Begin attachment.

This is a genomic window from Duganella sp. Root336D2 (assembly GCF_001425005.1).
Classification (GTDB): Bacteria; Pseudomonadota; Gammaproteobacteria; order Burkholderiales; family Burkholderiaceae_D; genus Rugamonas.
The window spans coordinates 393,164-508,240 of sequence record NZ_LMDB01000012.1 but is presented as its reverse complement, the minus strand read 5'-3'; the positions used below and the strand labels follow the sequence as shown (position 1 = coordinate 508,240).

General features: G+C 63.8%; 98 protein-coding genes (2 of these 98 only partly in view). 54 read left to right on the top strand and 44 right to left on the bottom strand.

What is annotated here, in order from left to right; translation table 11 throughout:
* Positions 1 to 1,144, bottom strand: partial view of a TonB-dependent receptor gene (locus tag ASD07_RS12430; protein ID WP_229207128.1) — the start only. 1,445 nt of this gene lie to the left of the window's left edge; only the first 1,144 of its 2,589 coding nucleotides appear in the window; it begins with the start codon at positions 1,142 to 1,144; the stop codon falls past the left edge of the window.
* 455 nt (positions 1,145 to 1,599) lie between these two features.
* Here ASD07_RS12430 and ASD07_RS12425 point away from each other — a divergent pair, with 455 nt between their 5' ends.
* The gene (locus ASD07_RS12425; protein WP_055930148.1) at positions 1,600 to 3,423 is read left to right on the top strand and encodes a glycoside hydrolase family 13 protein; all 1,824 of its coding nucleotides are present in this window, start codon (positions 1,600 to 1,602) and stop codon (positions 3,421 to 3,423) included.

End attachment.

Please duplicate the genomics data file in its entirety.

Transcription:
This is a genomic window from Duganella sp. Root336D2 (assembly GCF_001425005.1).
Classification (GTDB): Bacteria; Pseudomonadota; Gammaproteobacteria; order Burkholderiales; family Burkholderiaceae_D; genus Rugamonas.
The window spans coordinates 393,164-508,240 of sequence record NZ_LMDB01000012.1 but is presented as its reverse complement, the minus strand read 5'-3'; the positions used below and the strand labels follow the sequence as shown (position 1 = coordinate 508,240).

General features: G+C 63.8%; 98 protein-coding genes (2 of these 98 only partly in view). 54 read left to right on the top strand and 44 right to left on the bottom strand.

What is annotated here, in order from left to right; translation table 11 throughout:
* Positions 1 to 1,144, bottom strand: partial view of a TonB-dependent receptor gene (locus tag ASD07_RS12430; protein ID WP_229207128.1) — the start only. 1,445 nt of this gene lie to the left of the window's left edge; only the first 1,144 of its 2,589 coding nucleotides appear in the window; it begins with the start codon at positions 1,142 to 1,144; the stop codon falls past the left edge of the window.
* 455 nt (positions 1,145 to 1,599) lie between these two features.
* Here ASD07_RS12430 and ASD07_RS12425 point away from each other — a divergent pair, with 455 nt between their 5' ends.
* The gene (locus ASD07_RS12425; protein WP_055930148.1) at positions 1,600 to 3,423 is read left to right on the top strand and encodes a glycoside hydrolase family 13 protein; all 1,824 of its coding nucleotides are present in this window, start codon (positions 1,600 to 1,602) and stop codon (positions 3,421 to 3,423) included.